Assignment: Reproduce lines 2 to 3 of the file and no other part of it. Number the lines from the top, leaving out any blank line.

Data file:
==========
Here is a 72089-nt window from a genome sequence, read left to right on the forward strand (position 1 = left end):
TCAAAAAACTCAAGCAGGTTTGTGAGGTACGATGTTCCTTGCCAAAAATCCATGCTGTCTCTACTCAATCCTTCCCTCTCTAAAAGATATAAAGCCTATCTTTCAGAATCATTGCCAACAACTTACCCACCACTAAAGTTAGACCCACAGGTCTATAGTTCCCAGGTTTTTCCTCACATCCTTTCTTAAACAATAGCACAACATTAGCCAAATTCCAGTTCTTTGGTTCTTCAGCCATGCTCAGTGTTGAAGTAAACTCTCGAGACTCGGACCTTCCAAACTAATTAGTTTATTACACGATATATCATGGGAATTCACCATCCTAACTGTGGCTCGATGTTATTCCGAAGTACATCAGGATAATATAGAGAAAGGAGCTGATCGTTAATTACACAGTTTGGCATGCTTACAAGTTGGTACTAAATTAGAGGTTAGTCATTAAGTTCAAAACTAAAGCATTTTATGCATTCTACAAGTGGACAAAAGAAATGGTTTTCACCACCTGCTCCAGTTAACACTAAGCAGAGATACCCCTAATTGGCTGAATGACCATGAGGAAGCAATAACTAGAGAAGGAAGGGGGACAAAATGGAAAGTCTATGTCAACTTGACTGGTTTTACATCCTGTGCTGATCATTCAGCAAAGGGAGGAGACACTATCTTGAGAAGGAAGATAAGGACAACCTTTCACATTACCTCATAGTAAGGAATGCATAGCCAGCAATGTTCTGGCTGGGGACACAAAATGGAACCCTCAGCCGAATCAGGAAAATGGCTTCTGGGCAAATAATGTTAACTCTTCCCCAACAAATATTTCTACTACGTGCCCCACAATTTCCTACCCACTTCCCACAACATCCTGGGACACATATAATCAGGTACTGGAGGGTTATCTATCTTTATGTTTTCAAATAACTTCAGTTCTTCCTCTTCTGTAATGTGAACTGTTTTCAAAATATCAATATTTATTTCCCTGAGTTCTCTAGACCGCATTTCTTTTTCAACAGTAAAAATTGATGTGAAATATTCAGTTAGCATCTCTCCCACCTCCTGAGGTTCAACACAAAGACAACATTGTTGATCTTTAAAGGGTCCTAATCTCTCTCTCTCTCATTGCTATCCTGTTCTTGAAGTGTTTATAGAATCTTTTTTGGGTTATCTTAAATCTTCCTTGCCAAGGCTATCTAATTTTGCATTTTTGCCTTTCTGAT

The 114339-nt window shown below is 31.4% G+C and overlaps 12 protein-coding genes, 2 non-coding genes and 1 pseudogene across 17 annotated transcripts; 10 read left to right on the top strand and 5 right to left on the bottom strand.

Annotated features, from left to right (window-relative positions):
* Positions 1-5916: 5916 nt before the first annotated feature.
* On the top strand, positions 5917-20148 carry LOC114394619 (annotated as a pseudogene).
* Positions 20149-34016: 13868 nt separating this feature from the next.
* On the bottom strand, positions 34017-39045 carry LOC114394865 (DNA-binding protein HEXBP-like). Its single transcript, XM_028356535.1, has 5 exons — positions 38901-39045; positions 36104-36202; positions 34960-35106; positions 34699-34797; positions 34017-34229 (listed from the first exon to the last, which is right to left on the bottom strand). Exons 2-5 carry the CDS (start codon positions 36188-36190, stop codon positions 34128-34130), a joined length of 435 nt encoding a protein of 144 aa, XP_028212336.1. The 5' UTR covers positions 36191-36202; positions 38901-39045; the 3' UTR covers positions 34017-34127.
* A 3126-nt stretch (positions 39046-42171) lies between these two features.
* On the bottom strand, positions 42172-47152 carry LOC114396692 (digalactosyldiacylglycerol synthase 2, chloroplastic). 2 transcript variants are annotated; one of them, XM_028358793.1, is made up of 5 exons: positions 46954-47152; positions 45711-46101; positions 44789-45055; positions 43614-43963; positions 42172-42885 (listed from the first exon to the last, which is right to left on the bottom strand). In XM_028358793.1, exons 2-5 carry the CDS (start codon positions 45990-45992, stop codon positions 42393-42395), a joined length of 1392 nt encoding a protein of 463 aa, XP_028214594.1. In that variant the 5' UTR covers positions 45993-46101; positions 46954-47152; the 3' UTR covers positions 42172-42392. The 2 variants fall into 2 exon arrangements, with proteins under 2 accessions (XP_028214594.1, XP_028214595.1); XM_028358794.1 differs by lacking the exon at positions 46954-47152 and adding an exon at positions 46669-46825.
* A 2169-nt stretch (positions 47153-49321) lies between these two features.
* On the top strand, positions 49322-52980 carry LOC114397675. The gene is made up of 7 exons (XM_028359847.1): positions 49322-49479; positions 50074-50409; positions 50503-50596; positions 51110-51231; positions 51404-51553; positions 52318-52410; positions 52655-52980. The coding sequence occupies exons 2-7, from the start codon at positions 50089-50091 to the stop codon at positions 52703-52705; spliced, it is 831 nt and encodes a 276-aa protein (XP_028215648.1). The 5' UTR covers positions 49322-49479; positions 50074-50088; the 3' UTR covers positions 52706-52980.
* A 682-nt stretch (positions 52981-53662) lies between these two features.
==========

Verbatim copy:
TCAAAAAACTCAAGCAGGTTTGTGAGGTACGATGTTCCTTGCCAAAAATCCATGCTGTCTCTACTCAATCCTTCCCTCTCTAAAAGATATAAAGCCTATCTTTCAGAATCATTGCCAACAACTTACCCACCACTAAAGTTAGACCCACAGGTCTATAGTTCCCAGGTTTTTCCTCACATCCTTTCTTAAACAATAGCACAACATTAGCCAAATTCCAGTTCTTTGGTTCTTCAGCCATGCTCAGTGTTGAAGTAAACTCTCGAGACTCGGACCTTCCAAACTAATTAGTTTATTACACGATATATCATGGGAATTCACCATCCTAACTGTGGCTCGATGTTATTCCGAAGTACATCAGGATAATATAGAGAAAGGAGCTGATCGTTAATTACACAGTTTGGCATGCTTACAAGTTGGTACTAAATTAGAGGTTAGTCATTAAGTTCAAAACTAAAGCATTTTATGCATTCTACAAGTGGACAAAAGAAATGGTTTTCACCACCTGCTCCAGTTAACACTAAGCAGAGATACCCCTAATTGGCTGAATGACCATGAGGAAGCAATAACTAGAGAAGGAAGGGGGACAAAATGGAAAGTCTATGTCAACTTGACTGGTTTTACATCCTGTGCTGATCATTCAGCAAAGGGAGGAGACACTATCTTGAGAAGGAAGATAAGGACAACCTTTCACATTACCTCATAGTAAGGAATGCATAGCCAGCAATGTTCTGGCTGGGGACACAAAATGGAACCCTCAGCCGAATCAGGAAAATGGCTTCTGGGCAAATAATGTTAACTCTTCCCCAACAAATATTTCTACTACGTGCCCCACAATTTCCTACCCACTTCCCACAACATCCTGGGACACATATAATCAGGTACTGGAGGGTTATCTATCTTTATGTTTTCAAATAACTTCAGTTCTTCCTCTTCTGTAATGTGAACTGTTTTCAAAATATCAATATTTATTTCCCTGAGTTCTCTAGACCGCATTTCTTTTTCAACAGTAAAAATTGATGTGAAATATTCAGTTAGCATCTCTCCCACCTCCTGAGGTTCAACACAAAGACAACATTGTTGATCTTTAAAGGGTCCTAATCTCTCTCTCTCTCATTGCTATCCTGTTCTTGAAGTGTTTATAGAATCTTTTTTGGGTTATCTTAAATCTTCCTTGCCAAGGCTATCTAATTTTGCATTTTTGCCTTTCTGAT

The 114339-nt window shown below is 31.4% G+C and overlaps 12 protein-coding genes, 2 non-coding genes and 1 pseudogene across 17 annotated transcripts; 10 read left to right on the top strand and 5 right to left on the bottom strand.